Two recent T.C. Williams School of Law graduates, Samantha Biggio and Heidi Drauschak, launched CrowdLobby to give the everyday person power in the political lobbying process.
CrowdLobby was started as a way to pair the lobbying industry with a crowd-funding model.
After interning at McGuire Woods LLP during a legislative session of the Virginia General Assembly, Drauschak began to realize the disconnect between the effectiveness of the lobbying industry and the accessibility to the general public, she said.
“I kept thinking, ‘Why couldn’t you take this industry that already exists and democratize the client and the people paying for it?’" Drauschak said. "After talking to Sam, we realized that crowd funding had become so popular and people were starting to see that if everyone gives a little bit, together you can be a very powerful force.”
CrowdLobby's website features numerous campaigns and an option for anyone to submit a campaign.
After the campaign is submitted, it has to pass through CrowdLobby's three-tiered vetting system.
Criteria for a campaign are that the proposal cannot be discriminatory in nature, the problem has to have a specific legislative fix and there has to be polling or public data to show that 51 percent or more of the general population or the affected population is in favor of the proposed legislation.
“The campaigns come through the site, and as long as they meet that criteria, they go up," Drauschak said. "So any part of the team’s personal feelings about policy is completely negated as far as what campaigns we choose."
Once a campaign is put up on the site, members of the public are able to contribute to the issue. Each issue has a monetary goal.
“Once [the campaign] reaches the critical mass of funding, we as CrowdLobby go and hire a lobbyist to represent whatever issue it is," Biggio said. "Ideally, we will send some requests for proposals to a number of lobbyists and then the crowd will actually get to select the lobbyist, and then we’re just hoping that there’s going to be communication between the lobbyist and the people who have contributed so that they get access to the whole process.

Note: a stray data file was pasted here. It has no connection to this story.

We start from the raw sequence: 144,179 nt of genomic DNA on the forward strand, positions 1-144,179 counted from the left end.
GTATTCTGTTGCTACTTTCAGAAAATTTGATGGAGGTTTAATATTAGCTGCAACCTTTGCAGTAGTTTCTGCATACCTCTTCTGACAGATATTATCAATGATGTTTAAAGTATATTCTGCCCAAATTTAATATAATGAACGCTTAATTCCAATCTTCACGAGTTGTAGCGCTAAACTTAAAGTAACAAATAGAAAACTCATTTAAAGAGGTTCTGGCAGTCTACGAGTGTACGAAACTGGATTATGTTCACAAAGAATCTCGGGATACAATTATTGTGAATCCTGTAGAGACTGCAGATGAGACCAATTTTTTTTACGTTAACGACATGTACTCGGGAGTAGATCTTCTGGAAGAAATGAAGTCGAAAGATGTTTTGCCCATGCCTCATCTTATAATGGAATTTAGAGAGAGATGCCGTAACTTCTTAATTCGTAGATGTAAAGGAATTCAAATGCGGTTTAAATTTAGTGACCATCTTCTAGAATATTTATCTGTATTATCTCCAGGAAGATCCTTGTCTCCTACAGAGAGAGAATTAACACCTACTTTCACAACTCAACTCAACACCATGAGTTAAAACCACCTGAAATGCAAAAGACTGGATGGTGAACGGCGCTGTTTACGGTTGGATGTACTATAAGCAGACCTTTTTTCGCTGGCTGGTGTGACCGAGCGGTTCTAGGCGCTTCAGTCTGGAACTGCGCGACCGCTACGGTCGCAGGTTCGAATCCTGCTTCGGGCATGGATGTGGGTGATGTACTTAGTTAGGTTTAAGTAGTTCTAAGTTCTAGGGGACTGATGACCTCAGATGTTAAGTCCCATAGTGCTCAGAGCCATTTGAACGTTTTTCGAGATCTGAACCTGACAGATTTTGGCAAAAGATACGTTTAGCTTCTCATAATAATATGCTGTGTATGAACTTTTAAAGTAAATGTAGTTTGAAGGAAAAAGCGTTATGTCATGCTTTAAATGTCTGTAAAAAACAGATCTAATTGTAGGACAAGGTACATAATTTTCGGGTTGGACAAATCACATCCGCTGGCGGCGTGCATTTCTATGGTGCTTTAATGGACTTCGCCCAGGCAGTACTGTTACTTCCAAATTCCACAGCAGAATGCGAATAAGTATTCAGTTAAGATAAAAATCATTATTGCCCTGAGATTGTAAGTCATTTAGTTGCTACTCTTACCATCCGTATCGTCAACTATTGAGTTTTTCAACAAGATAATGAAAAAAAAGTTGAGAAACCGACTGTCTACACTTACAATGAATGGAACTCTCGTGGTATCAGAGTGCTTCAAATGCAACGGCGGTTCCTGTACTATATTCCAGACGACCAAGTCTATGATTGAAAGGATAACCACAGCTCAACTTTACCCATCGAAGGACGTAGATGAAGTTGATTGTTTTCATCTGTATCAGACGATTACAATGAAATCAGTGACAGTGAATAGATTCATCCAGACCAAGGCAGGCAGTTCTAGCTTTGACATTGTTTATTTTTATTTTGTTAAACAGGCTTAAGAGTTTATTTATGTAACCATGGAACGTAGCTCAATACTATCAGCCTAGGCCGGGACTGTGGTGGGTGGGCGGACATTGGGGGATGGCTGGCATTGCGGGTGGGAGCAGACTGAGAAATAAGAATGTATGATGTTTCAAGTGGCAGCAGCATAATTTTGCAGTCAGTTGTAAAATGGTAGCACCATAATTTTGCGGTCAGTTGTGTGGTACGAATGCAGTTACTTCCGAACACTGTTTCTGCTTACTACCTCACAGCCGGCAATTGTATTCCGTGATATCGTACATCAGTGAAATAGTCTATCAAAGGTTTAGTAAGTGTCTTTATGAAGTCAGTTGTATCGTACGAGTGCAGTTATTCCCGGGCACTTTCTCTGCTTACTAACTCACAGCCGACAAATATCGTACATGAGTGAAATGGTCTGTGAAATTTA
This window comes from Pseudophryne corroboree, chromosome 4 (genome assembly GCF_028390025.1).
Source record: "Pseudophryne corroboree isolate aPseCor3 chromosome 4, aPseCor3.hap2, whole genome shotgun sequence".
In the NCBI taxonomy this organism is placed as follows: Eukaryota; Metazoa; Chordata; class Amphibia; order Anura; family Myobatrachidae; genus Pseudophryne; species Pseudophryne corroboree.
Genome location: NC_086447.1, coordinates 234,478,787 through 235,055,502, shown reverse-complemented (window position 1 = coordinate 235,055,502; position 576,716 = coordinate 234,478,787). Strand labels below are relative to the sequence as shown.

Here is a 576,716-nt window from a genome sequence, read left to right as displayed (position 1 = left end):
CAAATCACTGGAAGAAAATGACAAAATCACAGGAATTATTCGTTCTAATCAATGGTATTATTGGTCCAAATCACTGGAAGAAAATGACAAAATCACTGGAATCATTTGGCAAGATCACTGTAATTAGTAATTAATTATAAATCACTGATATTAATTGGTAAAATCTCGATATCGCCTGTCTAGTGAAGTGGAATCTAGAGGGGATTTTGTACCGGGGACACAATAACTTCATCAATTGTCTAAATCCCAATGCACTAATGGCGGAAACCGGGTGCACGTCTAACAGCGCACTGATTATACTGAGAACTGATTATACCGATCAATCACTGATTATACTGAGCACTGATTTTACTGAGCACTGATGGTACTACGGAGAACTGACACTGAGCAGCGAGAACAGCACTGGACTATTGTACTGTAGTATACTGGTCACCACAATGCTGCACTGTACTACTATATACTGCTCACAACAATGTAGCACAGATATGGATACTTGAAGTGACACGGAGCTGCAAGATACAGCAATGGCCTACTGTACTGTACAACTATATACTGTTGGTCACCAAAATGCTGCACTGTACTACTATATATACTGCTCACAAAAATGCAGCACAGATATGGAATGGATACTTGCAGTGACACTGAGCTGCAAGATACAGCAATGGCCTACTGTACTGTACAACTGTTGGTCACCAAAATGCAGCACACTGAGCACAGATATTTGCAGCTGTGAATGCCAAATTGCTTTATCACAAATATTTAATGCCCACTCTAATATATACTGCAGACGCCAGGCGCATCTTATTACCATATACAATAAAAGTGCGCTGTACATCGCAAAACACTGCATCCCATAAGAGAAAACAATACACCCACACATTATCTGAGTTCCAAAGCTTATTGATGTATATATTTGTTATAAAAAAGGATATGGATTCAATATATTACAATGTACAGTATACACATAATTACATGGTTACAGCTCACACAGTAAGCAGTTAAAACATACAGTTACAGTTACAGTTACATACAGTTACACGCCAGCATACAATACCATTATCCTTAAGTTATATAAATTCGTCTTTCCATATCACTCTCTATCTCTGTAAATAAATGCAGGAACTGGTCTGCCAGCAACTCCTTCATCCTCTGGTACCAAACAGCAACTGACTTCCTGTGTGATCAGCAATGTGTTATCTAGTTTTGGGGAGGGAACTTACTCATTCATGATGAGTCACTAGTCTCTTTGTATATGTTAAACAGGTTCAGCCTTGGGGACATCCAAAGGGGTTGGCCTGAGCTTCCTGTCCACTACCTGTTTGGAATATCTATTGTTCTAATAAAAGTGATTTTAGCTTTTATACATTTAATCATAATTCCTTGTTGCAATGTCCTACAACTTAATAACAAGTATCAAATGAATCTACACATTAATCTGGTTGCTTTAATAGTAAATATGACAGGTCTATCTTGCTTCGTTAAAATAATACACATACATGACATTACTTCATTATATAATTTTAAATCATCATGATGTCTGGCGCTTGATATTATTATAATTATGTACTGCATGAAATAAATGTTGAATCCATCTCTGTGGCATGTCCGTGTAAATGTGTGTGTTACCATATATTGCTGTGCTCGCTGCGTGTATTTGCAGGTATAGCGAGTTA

"In terms of facilitating the whole process, we’re taking that resource that already exists and bringing it to people who wouldn’t have ordinarily been able to access it."
For University of Richmond students, it is very easy to get involved. You can become part of the crowd by giving as little as a dollar, submitting issues or being part of the ambassador program.
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“It's really important for college students who feel passionately about an issue and aren’t really sure how to get involved," Biggio said. "And so the idea is just ... you can become an ambassador for that issue, and we’ll send you information and some other things that help in that process. Then you really just then go and try to explain it to your peers. You could host events, maybe table at an event on campus. Even if you just become an ambassador and get 10 people to contribute, that's still a huge success for one of these issues."
Along with voting in the upcoming midterm elections, Drauschak and Biggio are rallying to get people involved with politics and voice their opinions.
“There’s a lot of anger and a lot of anxiety about what’s going on," Drauschak said. "Voting is super important, and it’s a way to show your voice, but a lot of times people lose power after election day because at that point, regardless of which party you’re from, a lot of corporate and special interest groups step in after election day and start lobbying on all sides of the spectrum.
"Voting is absolutely important and election day is important, but it's important for us to have power after that, and I think that's where CrowdLobby has an interesting opportunity to actually make a difference. We’re really hoping that people see that and are willing to join a crowd and hopefully start to move some legislation."
Contact features writer Allison Walters at firstname.lastname@example.org.
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